Dominic Arnall portrait

Written by Dominic Arnall

Chief Executive of Just Like Us, the LGBT+ young people's charity.

One in five (17%) teachers in the UK are uncomfortable discussing LGBT+ topics with their pupils, our new research at Just Like Us has found.

It may have been 18 years since Section 28 was repealed in England and Wales but clearly things have not changed as much as we like to think. Growing up LGBT+ is still unacceptably tough, as a result, and huge challenges also remain for LGBT+ school staff who are often afraid to come out in their workplace or to pupils.

Just Like Us’ latest research also found that only a third (29%) of teachers are ‘completely comfortable’ talking about lesbian, gay, bisexual and trans topics in the classroom, despite government guidance of course reinforcing the need to include LGBT+ topics.

We found that primary school teachers are even less comfortable with discussing LGBT+ topics at school, with 19% saying they are uncomfortable and only 25% ‘completely comfortable’, despite OFSTED requiring primary schools to include different types of families – such as same-sex parents – in lessons.

The survey, commissioned by Just Like Us – the LGBT+ young people’s charity – and carried out independently by Teacher Tapp surveyed 6,179 primary and secondary school teachers across the UK. So we know this is sadly not an anomaly. 

Why does this matter? Well Just Like Us’ report Growing Up LGBT+ found that having positive messaging about LGBT+ people in schools is linked to all students having better mental health and feeling safer – regardless of whether they’re LGBT+ or not. The evidence is there: LGBT+ inclusion in schools really is beneficial for everyone’s wellbeing.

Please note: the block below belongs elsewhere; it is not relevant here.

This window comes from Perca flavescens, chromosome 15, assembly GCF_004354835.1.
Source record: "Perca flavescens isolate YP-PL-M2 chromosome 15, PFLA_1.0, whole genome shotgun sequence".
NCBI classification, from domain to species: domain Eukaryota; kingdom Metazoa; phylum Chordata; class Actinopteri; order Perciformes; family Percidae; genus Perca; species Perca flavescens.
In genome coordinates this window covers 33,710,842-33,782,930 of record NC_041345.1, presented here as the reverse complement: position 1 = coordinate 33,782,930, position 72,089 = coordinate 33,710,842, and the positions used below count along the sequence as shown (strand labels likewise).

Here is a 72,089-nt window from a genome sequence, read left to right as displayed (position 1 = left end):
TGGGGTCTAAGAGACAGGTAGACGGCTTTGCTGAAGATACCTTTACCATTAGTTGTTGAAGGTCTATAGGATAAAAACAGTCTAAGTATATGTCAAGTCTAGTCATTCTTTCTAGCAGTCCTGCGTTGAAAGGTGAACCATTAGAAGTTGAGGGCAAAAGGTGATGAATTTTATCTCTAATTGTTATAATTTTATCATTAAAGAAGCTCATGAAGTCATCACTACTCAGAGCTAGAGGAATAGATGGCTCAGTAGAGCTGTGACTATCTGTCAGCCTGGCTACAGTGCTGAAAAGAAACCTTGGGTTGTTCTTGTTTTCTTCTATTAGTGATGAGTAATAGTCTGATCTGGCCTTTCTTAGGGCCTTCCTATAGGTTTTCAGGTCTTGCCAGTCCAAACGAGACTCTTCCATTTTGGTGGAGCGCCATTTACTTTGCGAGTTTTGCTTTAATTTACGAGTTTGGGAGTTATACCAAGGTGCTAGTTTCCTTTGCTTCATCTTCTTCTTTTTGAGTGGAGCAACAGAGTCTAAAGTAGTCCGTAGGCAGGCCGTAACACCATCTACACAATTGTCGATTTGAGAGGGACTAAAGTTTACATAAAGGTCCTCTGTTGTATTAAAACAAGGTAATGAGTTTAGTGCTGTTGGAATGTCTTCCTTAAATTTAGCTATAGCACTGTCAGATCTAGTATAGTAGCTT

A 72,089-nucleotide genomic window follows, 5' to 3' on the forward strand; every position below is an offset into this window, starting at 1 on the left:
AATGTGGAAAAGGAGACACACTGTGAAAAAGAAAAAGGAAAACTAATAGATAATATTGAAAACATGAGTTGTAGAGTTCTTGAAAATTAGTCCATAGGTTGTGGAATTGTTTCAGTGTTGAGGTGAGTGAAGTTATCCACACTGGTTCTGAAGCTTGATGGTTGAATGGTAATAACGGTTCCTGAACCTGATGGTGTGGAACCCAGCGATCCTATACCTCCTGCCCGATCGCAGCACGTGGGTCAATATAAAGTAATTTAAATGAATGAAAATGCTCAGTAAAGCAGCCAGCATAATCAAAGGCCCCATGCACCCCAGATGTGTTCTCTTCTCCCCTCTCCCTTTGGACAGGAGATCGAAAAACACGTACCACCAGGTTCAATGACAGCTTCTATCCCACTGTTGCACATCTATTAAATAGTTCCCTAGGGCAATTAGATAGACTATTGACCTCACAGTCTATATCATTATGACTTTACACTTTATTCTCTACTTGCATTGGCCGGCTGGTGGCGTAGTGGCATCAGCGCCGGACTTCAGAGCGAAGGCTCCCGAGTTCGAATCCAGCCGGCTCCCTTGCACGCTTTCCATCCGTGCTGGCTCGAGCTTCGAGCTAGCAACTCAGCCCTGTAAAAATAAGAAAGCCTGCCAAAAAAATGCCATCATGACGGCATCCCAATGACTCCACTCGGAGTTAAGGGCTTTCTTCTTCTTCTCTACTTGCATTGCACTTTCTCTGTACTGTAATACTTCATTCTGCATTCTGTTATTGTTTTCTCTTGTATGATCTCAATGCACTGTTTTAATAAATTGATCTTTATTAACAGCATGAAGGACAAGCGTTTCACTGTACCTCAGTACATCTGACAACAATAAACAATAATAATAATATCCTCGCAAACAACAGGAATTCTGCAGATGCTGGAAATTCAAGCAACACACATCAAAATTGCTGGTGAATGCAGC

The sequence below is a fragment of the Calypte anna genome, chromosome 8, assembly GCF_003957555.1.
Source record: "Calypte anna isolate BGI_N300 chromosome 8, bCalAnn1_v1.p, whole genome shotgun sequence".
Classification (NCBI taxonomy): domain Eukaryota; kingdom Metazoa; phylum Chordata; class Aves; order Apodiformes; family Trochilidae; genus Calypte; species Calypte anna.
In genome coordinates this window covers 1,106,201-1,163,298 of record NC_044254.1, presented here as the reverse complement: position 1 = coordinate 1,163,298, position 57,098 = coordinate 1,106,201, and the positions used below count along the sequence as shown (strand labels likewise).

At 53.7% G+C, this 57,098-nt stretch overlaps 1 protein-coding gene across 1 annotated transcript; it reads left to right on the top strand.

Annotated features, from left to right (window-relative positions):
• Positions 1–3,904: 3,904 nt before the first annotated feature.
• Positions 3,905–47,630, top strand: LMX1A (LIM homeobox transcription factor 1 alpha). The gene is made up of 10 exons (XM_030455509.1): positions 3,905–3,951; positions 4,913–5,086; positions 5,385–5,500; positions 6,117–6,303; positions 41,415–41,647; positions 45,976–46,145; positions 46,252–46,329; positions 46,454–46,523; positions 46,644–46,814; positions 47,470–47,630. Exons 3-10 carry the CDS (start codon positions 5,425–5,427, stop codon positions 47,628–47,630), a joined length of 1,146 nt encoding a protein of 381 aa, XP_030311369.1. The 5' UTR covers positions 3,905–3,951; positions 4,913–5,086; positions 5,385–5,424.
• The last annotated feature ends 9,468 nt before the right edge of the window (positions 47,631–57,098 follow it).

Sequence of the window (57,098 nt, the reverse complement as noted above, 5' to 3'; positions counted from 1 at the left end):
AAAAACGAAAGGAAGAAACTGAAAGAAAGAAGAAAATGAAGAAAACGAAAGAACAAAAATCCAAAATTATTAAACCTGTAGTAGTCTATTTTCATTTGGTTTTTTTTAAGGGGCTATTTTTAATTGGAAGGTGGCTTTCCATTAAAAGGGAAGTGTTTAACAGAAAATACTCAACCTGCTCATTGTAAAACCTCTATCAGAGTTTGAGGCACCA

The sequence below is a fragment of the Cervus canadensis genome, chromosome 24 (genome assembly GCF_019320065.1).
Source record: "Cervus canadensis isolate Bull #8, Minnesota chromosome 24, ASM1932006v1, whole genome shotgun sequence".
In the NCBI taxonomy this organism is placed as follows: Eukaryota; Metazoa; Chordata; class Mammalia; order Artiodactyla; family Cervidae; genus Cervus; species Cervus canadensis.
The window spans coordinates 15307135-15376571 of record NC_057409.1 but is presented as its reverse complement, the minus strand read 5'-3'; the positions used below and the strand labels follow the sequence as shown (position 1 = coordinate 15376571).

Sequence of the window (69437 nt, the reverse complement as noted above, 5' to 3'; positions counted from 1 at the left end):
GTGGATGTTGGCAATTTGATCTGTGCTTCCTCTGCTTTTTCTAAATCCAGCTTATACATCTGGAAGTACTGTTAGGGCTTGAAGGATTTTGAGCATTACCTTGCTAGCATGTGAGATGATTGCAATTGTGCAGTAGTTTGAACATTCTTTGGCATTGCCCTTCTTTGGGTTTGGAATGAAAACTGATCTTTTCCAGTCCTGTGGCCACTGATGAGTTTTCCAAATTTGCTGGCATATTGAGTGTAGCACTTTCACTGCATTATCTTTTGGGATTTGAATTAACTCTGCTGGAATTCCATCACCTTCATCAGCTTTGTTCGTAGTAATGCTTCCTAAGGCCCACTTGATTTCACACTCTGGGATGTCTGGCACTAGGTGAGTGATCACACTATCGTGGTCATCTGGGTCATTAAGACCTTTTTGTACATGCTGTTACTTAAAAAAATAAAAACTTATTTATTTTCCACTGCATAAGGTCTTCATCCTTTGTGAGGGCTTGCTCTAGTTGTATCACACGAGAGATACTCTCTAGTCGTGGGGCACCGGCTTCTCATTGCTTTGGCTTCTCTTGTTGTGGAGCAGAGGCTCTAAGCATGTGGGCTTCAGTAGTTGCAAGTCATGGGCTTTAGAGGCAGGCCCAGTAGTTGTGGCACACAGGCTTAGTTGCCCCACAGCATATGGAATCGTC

When so many teachers say they’re uncomfortable discussing LGBT+ topics, such as mentioning that some families have lesbian mums, this has serious knock-on effects for LGBT+ young people’s wellbeing and mental health, who are currently twice as likely to be bullied and have depression. Having silence around LGBT+ topics only results in shame, stigma and students feeling that they don’t belong in school.

We don’t blame teachers for feeling uncomfortable. Some school staff simply may not have had the resources or personal life experiences – but all you need is a willingness to support your pupils and Just Like Us can help provide lesson plans, assemblies, talks and training so that you feel confident discussing LGBT+ topics with your pupils.

It’s also essential that we get the message out that teachers don’t need to be experts on LGBT+ topics to support their LGBT+ pupils.

You also don’t need to be LGBT+. Often we see in schools that this vital inclusion work falls to staff who are LGBT+ themselves rather than all school staff taking on the responsibility of making their school a safe, happy and welcoming place for all of their young people. This work doesn’t need to be done by LGBT+ staff – in fact, how amazing is it for students to see adults in their lives being proactive allies?

One incredible teacher, who is an ally, and a brilliant example of this is Zahara Chowdhury, who teaches at Beaconsfield High and the Beaconsfield School, in Buckinghamshire. She says it’s a “human responsibility” to include LGBT+ topics in the classroom and has been the driving force behind School Diversity Week celebrations at her schools.

It all starts with a willingness to support your students or simply diversify your lessons using our free resources – sign up for School Diversity Week and you’ll get a digital pack of everything you need to kickstart inclusion at your school. 

Already doing this work? Let a colleague or fellow educator at another school know by sharing this blog – the more we share resources and reassure staff that you don’t need to be LGBT+ nor an expert, the sooner and better we can ensure all young people feel safer and happier in school. 

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